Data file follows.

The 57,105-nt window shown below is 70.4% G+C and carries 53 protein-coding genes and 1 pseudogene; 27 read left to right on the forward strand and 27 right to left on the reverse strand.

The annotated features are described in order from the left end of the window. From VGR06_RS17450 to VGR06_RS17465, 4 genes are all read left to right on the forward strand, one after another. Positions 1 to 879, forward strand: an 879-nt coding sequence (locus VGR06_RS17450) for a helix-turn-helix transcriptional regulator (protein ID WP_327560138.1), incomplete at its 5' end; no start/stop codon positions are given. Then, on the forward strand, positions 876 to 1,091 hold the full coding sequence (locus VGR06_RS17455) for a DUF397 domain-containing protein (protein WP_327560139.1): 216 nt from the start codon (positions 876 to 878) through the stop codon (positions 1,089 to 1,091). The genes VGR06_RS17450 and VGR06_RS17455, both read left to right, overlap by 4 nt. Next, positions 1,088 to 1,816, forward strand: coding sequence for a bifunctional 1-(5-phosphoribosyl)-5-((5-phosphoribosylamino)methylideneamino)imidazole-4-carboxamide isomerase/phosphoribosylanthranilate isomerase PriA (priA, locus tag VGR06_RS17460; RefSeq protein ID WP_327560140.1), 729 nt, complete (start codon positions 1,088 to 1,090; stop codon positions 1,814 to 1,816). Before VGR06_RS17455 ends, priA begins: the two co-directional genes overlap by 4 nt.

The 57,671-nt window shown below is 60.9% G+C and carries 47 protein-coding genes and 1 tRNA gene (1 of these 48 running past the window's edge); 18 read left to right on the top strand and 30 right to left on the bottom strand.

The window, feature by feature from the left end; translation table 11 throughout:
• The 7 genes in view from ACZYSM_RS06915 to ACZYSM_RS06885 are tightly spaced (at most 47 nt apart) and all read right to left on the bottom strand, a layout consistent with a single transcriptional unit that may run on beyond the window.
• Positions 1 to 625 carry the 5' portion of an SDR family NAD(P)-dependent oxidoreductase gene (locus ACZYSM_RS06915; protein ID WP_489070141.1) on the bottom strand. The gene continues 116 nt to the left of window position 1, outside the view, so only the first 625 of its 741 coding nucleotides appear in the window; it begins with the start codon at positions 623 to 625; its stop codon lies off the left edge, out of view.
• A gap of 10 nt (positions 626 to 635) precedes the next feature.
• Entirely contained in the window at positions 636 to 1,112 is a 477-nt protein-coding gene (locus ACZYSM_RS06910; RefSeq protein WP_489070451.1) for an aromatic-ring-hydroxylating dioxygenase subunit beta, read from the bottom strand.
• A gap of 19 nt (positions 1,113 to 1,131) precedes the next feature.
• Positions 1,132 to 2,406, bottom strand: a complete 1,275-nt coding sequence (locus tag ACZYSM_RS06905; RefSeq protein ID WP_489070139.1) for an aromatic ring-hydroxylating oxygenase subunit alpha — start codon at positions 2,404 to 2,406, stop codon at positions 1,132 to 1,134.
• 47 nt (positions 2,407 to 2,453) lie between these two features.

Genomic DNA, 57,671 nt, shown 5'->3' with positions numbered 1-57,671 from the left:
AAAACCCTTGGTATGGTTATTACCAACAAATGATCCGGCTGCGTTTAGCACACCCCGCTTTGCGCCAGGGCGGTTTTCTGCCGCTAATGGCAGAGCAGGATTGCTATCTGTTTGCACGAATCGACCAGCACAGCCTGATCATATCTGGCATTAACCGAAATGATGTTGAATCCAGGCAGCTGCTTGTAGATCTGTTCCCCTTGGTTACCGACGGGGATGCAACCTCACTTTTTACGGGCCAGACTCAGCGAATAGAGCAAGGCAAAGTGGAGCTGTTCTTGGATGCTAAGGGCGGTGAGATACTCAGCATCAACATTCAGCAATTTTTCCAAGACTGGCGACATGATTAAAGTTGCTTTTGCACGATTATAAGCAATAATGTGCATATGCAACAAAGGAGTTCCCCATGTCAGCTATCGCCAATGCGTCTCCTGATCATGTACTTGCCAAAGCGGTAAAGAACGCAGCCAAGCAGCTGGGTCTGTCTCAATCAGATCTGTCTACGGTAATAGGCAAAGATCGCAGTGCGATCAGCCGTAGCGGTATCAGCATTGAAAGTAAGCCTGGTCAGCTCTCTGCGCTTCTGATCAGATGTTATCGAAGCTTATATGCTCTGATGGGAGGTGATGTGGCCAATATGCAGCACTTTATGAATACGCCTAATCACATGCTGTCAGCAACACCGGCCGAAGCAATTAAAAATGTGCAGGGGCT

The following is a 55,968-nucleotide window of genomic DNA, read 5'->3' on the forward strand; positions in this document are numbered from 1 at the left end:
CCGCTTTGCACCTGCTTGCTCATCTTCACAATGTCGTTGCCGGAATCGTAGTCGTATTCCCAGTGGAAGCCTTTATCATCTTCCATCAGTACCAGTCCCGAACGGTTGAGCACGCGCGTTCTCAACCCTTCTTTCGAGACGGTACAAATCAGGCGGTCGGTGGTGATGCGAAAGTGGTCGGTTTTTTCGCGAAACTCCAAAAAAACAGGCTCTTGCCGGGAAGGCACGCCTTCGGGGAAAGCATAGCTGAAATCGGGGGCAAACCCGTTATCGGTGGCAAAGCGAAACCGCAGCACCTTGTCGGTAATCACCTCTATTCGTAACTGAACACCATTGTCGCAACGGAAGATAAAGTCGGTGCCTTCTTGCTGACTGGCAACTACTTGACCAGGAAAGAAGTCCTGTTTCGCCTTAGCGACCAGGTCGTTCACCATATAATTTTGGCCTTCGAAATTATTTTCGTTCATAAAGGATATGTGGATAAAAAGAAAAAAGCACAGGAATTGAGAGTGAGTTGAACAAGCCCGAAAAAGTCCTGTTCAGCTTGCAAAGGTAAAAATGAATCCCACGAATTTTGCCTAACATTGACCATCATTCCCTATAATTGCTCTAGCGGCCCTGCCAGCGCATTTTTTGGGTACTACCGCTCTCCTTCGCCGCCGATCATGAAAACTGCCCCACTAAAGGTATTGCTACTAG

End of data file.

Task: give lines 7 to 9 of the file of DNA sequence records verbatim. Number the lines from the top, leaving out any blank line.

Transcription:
• A gap of 10 nt (positions 626 to 635) precedes the next feature.
• Entirely contained in the window at positions 636 to 1,112 is a 477-nt protein-coding gene (locus ACZYSM_RS06910; RefSeq protein WP_489070451.1) for an aromatic-ring-hydroxylating dioxygenase subunit beta, read from the bottom strand.
• A gap of 19 nt (positions 1,113 to 1,131) precedes the next feature.